jobs per interval). We note that strict optimality is only shown for equal deadlines; heuristics are proposed for unequal deadlines.

The problem examined here considers downlink transmission, multiple packets rather than one, and different deadlines for the different users. We will also assume – in order to obtain an upper bound on real-world performance – that the channel erasures are all known a priori, making ACK/NACK information irrelevant. We propose an optimal scheduling policy that minimizes our newly defined metric, the global deadline outage probability. Note that in  [6, 5], the average throughput requirement (% of data that must be delivered by the deadline) is defined individually for each user and each user tolerates not receiving a percentage of its packets. However, in this paper, a unique global deadline outage probability is defined for all users and is stricter in the sense that all users should receive 100% of their packets, else the system is considered to be in outage.

Problems of a similar flavor to this one have been considered in the multi-cast setting in  [8, 11, 3, 7] in which all users want the same content. What we consider here is the notably more challenging multiple uni-cast setting, where all users want different information. In contrast to some of the work in  [8, 11, 3, 7], we seek to obtain more analytical insight through explicit characterization of the deadline outage probability, a new metric.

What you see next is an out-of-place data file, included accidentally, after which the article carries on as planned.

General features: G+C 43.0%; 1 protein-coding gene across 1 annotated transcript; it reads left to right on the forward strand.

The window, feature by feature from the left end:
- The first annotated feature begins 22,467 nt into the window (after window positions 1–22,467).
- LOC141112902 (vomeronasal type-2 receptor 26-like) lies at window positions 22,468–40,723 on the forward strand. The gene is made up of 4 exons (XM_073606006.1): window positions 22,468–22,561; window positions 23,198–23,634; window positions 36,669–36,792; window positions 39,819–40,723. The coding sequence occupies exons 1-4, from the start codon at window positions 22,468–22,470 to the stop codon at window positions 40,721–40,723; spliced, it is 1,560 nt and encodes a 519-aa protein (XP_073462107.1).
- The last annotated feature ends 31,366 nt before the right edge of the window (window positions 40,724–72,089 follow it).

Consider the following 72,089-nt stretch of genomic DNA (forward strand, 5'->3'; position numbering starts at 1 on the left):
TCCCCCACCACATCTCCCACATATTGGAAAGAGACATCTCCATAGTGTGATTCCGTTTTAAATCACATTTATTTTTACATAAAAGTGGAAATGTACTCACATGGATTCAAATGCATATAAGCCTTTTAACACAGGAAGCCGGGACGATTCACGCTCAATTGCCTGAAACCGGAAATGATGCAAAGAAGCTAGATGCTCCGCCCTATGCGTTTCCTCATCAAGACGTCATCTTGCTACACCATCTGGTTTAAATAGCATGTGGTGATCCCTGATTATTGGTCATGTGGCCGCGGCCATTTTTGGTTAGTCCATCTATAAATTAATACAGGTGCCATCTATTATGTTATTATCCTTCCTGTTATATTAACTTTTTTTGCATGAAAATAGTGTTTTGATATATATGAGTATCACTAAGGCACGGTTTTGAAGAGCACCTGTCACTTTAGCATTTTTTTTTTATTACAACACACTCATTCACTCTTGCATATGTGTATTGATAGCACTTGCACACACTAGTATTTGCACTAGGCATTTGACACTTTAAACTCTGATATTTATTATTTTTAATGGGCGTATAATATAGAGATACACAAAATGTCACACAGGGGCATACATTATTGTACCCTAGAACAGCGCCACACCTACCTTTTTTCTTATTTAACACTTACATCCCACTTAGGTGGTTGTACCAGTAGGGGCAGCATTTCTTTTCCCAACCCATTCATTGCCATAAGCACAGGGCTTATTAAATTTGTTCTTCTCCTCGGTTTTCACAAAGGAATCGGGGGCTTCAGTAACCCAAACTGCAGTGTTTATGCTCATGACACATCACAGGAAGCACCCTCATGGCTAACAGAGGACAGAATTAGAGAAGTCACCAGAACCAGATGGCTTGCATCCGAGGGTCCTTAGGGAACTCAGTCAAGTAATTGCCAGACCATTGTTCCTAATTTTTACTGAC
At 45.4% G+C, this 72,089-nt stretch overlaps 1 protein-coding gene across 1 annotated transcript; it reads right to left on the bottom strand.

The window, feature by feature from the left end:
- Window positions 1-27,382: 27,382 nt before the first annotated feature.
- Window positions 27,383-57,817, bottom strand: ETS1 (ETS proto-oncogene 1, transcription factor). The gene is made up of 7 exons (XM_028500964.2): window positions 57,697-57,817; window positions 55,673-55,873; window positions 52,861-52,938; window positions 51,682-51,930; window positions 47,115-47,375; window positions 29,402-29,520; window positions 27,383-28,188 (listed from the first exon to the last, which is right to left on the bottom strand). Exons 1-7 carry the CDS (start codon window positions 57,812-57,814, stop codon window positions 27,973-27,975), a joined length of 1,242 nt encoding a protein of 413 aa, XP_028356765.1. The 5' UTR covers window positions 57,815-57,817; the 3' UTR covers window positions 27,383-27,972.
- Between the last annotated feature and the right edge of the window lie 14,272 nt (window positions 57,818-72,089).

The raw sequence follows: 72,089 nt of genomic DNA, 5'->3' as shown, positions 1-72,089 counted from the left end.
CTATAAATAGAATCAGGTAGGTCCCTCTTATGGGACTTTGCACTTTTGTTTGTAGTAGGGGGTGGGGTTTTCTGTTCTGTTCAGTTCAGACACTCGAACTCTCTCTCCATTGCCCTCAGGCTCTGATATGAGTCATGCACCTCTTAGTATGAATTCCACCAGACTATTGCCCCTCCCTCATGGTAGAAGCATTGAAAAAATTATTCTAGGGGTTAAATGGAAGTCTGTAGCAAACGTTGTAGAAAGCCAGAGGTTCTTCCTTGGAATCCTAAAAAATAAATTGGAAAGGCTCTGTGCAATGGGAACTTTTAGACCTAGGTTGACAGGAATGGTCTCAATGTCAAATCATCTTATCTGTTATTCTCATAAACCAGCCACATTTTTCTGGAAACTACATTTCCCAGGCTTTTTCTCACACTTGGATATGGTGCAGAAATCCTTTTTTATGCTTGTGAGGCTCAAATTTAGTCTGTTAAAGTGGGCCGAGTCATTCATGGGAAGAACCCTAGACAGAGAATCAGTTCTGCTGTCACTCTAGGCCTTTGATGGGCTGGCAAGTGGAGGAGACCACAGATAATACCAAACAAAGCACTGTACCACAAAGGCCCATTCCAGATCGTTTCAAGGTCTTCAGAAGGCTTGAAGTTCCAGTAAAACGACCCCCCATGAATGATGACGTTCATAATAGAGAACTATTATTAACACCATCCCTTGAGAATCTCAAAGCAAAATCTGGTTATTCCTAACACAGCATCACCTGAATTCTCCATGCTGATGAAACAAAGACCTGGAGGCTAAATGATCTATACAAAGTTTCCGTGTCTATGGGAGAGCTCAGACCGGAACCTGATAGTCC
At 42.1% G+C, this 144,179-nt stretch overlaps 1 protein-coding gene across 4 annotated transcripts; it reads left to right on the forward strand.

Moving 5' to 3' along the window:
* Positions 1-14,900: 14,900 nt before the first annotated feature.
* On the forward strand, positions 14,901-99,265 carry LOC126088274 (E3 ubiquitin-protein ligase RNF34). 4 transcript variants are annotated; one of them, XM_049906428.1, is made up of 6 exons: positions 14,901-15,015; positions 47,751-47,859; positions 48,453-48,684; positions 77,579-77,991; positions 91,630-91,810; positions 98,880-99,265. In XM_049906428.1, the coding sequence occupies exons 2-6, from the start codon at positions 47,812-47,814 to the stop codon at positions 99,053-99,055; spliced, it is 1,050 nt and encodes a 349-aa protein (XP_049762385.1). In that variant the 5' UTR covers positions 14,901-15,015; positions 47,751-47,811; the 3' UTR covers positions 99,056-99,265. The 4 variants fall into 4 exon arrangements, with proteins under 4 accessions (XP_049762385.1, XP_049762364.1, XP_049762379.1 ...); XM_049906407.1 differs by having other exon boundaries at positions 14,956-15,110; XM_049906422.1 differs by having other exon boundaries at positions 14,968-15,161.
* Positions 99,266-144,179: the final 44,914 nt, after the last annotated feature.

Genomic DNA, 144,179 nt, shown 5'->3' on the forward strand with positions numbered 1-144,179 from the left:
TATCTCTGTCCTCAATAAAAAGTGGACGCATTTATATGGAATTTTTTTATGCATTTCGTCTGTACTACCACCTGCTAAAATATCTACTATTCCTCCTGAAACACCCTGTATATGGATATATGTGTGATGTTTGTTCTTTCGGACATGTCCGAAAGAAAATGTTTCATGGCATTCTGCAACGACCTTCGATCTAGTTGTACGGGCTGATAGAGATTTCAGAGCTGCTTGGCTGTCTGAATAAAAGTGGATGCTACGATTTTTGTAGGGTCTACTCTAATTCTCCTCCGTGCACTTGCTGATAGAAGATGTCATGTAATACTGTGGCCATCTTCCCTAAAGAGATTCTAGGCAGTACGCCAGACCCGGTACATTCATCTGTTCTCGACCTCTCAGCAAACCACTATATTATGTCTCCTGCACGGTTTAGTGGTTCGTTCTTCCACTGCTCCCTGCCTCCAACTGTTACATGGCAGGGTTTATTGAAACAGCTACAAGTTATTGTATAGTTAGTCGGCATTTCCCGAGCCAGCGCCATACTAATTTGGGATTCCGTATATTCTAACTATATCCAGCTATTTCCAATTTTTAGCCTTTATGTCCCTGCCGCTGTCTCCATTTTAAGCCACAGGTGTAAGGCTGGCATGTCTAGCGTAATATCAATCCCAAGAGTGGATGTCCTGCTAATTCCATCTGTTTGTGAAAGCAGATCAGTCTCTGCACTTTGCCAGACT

If one prohibits the possibility of a packet being erased, a similar type of problem is considered in [9], where a routing and scheduling mechanism is developed over multi-hop wireless networks with deterministically-generated packets. Packet routing and scheduling decisions are made by taking into account different hard deadline constraints. As mentioned before, [9] does not consider any packet losses (erasures) over links. We consider an erasure broadcast channel.

If one is only interested in a single user (rather than the multi-user broadcast scenario considered here), in  [2] an optimal scheduling policy that maximizes average data throughput for a fixed amount of energy and deadline is developed in the presence of a point-to-point Gaussian fading channel with hard deadline constraints and three types of channel state information: when the channel state is completely known (like here), when only the current state is known just before the transmission, and when the channel state is not known at all.

Rate-control and scheduling problems when broadcasting network coded packets with similar hard deadline constraints over erasure channels are considered in [4], and a novel strategy that jointly determines the incoming flow rates and coding to maximize the weighted sum rate is developed by taking into account reliability requirements. Two linear encoding strategies that achieve the capacity and stability regions over an erasure broadcast channel with feedback are proposed in [10]. Since our formulation assumes the source has channel state information ahead of scheduling, coding is unnecessary and the main focus is on packet scheduling.

Contributions. The key contributions of this work are:

In Section II we present the system model, the problem formulation and propose a new metric, the global deadline outage probability, defined as the probability that the hard communication deadline is not met for at least one of the receivers.